3 Quarks Daily editor J.M. Tyree has a funny piece in The Believer. Unfortunately, the entire essay is available only to subscribers. Nevertheless, here is a bit, with a link to the rest of the teaser:
The opposite of a Renaissance man, presumably, would be someone who tried his hand at a number of different things and failed at all of them. Mostly forgotten today, Ignatius Donnelly (1831–1901) is worth a second look because he is quite possibly the greatest failure who ever lived. Donnelly, a bestselling writer and reform-minded congressman from Minnesota, might be dubbed the Great American Failure. Among the things that Donnelly failed to do were: build a city, reform American politics, reveal the facts about Atlantis, discover a secret code in Shakespeare, and prove that the world’s gravel deposits were the result of a collision with a comet. His dire political prophecies of class warfare and the imminent collapse of civilization also failed to come true.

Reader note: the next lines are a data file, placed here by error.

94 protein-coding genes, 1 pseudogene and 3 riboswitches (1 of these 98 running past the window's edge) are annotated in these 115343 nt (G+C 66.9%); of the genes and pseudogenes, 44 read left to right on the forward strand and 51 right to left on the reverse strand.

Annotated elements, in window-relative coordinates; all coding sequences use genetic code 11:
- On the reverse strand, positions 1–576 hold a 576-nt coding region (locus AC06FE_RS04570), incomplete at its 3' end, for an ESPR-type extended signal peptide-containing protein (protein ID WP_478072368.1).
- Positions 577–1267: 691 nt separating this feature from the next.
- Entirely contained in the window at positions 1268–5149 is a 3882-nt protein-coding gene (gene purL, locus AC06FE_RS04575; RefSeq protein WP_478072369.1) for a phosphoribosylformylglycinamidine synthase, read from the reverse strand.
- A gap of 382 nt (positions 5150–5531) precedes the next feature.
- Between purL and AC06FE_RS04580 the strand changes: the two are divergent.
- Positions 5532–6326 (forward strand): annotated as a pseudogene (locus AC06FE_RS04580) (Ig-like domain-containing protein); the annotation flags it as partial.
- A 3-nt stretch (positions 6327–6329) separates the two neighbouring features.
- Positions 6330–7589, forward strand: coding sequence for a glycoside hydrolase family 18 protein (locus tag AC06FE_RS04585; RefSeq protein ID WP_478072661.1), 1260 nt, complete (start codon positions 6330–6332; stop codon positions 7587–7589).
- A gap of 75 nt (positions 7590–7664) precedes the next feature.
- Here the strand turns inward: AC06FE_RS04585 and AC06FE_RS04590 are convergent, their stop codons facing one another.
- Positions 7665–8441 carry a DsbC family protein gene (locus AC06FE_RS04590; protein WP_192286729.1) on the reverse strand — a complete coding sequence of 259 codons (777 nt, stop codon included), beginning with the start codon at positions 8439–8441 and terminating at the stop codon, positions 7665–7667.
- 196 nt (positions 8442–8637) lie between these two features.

Donnelly genuinely believed he was a genius, and that, by applying his mental powers to any problem, no matter how tangled or intractable, and regardless of the established body of relevant scholarship or scientific tradition, he could solve it with a fresh look. He was a kind of secular prophet, a combination of demagogue and revivalist tent-preacher, destined, he believed, to do great things. If Donnelly were alive today, he would probably be a “guru” on the lecture circuit, fervently putting forward his latest Theory of Everything. Congressman, master orator, pseudoscientist, student of comparative mythology, crackpot geologist, futurist, amateur literary sleuth, bogus cryptologist, Donnelly did it all with a charmingly boundless energy and a voracious intellectual appetite that utterly outstripped his real abilities.